"Begging your pardon, but I would say that God hath decided, who's faith were Stronger.  The Angles, or the Benedictines.  For their Priory still stands, higher, and therefore closer to the storms."  He did not say closer to God, but me mum.  God rest her soul, she was spared.  Only for the lord to take me husband, for what sin?  Answer me that, God.

« Last Edit: November 03, 2018, 11:47:40 PM by psiberzerker » Logged

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« Reply #3 on: November 04, 2018, 12:21:15 AM »

Mildred returned with the milk, and cream.  Rushed to churn the latter, and spake excitedly of the rider.  At the buttercross, smitten by him.  "So brave, though he was told tales of Vampires, at the stones, and thought ye old church haunted."

"Pish tosh.  The bodies were buried, and the graveyard sanctified by the Bishop himself.  'tis why lightning hath not struck again.  What are these Vampires?"

"The dead, risen again to feed on blood by night."

"Tis none but the spirits of the Druids in those stones.  No graves for they to rise from, and were the graves of the yard disturbed?"

"No da.  Not that he saw when asked.  Nary the cow bled last night.  Bran said nothing of it, which she would have seen in the milking."  

The trip-arm, steady in it's churn, I stopped the wheel presently.  "Check it."  

"How do you always know?"  She bent to scraping it, the first portion to return to the Widow.  Would that she'd save her arm at the gindstone, I would trade fairly for her millet pies.  

"Years of experience," I tapped my ear.  "So eager to be back to yer friend, Brand?"  Me other daughter, with her mother.  The firey one, is she.  I could not have named her better, though her hair hatch faded from the bright red of her youth.  To brown, thus she's called Bran.  

Mildred takes after her mother, normally.  Hair still bright as spun gold, running out to the daylight with the ball in her apron.  I bent to scrape my portion from the bottom, and was there when I heard hooves along the track.  Horse hooves, nay the Oxen the boatmen lead up stream with their barges, so I wiped my hands.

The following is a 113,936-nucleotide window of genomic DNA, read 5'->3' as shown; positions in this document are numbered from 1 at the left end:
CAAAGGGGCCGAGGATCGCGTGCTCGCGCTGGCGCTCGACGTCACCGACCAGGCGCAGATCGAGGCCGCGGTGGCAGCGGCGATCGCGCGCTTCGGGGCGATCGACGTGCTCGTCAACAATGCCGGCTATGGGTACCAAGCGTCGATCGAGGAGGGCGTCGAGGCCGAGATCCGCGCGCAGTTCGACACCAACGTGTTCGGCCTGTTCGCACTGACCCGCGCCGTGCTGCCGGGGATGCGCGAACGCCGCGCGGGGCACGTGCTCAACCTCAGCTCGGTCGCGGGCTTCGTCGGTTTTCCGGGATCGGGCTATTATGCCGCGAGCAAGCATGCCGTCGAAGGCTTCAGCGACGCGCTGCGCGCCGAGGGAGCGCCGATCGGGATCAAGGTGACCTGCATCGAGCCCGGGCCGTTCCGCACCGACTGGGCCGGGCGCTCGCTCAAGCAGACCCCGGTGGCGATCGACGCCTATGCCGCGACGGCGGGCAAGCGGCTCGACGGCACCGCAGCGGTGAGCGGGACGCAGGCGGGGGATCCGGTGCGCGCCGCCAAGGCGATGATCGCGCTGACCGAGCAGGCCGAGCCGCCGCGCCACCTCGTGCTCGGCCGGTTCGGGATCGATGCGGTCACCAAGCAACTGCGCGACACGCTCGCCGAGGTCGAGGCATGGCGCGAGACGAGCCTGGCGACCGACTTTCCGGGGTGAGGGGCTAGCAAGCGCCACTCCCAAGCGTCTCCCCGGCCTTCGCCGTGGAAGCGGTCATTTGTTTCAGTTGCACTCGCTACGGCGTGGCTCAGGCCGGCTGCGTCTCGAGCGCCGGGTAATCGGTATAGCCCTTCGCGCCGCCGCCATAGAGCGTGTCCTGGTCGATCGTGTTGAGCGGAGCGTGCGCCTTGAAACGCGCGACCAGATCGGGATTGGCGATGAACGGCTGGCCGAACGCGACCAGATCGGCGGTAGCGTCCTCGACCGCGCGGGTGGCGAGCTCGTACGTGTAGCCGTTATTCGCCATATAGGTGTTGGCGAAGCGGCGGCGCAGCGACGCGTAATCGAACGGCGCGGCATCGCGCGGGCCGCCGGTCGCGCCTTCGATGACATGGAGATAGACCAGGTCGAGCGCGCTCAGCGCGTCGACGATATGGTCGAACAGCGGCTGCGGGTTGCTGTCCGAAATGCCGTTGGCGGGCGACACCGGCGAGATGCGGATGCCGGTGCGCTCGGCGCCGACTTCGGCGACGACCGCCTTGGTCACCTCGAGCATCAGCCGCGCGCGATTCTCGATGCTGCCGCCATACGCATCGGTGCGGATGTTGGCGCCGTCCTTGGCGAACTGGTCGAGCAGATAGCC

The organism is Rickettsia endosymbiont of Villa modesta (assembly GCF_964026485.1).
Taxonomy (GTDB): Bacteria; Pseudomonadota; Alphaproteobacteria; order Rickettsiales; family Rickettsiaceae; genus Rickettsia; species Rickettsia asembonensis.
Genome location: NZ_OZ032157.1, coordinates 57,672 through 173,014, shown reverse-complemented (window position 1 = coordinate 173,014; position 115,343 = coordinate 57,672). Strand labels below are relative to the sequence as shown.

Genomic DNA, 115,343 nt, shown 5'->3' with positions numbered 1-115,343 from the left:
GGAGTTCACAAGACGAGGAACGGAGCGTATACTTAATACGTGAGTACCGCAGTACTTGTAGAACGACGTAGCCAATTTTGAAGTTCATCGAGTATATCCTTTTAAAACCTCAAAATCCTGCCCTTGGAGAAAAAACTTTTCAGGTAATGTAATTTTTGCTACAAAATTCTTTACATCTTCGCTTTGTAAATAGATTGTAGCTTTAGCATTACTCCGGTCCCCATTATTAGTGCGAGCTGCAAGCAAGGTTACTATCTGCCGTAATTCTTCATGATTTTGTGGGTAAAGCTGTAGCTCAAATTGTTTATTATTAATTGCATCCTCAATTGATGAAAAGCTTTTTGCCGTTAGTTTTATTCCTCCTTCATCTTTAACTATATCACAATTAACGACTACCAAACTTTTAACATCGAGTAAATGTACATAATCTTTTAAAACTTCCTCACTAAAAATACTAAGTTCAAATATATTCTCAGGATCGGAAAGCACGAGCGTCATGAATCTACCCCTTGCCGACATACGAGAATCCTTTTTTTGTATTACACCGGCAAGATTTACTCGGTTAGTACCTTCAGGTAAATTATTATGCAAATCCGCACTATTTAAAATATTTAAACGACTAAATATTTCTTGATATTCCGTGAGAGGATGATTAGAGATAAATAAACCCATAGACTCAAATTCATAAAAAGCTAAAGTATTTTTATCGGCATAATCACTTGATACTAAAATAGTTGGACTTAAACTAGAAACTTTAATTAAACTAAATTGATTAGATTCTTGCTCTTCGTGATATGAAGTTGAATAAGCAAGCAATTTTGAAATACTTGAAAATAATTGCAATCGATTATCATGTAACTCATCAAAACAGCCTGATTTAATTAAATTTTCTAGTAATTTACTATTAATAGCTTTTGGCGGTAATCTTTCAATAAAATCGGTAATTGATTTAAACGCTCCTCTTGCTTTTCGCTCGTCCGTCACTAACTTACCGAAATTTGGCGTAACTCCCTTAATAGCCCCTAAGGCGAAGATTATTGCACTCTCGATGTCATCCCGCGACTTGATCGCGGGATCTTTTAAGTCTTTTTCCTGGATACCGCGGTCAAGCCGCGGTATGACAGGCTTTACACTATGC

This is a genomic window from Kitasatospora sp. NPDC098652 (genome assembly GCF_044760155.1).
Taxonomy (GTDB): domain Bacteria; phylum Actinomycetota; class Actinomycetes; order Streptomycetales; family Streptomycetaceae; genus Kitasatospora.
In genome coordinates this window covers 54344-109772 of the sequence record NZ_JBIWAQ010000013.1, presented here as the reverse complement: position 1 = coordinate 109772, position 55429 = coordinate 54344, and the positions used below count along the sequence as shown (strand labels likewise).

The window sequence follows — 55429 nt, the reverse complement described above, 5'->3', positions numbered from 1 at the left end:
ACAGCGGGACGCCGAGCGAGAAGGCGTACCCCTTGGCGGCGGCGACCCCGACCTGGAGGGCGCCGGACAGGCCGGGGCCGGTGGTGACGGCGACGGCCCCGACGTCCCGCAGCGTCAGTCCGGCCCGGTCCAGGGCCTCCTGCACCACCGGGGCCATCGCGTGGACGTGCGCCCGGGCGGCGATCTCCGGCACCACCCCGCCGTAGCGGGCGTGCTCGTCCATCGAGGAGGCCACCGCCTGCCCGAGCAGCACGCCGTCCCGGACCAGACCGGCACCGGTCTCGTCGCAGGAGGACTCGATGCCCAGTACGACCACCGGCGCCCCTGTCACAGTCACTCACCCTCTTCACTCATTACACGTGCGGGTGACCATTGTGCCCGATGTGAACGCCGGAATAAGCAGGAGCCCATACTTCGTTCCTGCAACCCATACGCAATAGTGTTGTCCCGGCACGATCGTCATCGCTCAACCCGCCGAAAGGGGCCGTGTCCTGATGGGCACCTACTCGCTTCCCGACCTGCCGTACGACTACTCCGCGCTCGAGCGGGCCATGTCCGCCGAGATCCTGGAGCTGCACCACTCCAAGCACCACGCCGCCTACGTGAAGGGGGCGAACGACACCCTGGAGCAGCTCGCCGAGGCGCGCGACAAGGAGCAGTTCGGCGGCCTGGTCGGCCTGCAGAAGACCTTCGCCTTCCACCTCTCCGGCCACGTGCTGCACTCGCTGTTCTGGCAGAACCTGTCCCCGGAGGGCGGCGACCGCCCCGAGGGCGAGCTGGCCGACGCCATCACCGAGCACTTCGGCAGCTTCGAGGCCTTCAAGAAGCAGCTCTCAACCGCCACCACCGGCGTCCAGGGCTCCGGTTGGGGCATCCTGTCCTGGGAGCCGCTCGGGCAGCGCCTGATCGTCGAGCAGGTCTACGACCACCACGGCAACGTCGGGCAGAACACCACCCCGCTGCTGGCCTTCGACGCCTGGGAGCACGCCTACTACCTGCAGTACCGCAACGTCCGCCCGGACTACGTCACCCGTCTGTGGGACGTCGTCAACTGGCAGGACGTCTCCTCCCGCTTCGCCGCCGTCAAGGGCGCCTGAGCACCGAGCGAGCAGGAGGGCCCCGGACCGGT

"Sir Pike, is it?"

"Naught, a lord, nor noble.  Merely a messenger for them, and the Abbot."

"My daughter, exaggerates."  I shook his hand.  "She says ye fought demons in the night for ye blood, and salted the soil?"

"Only around the buttercross, where nothing would grow in the crossroads."

"Why would ye do thus?"

"Vampires, if the salt be pure, they will not cross, nor the bridge so long as the water flows, but they assailed me in my sleep."

"These devils, ye speak of.  She called the Risen Dead.  The only dead around here being the graveyard across the river."

"These came from the witchstones."  He pointed.

"The circle, of Arches?"

"By dusk, but were gone with the dawn."

"Well, ye must be rich, to scatter pure salt on the ground."

"Worth far less than my soul."

"Have ye Copper?"

"Silver, though not much."

"What do ye take me fer, a jewler?  I can work with copper, though silver be bright, 'tis worth naught but a ride on the barges."

"The milkmaid's daughter said you to be a bit of a trader."

"Across the way?  That would be me Brand."


"Me other daughter, yes."

"They're sisters?"

"Aye, half sisters.  So, have ye come to trade, or to speak of me relations?"  The other daughters, across the river are headed this way.  Some of them mine, "I have to set up the grindstone."

"There's another question, why the Milkmaid grinds her own?"

"She's jealous, can nary stand the sight of me, let alone to trade with me."  All those other women, but some's willing trade of the use of me stone.  "What have ye to ask of me?"

"Your daughter."

"Which one?"  I have them aplenty.
« Last Edit: November 04, 2018, 01:04:04 AM by psiberzerker » Logged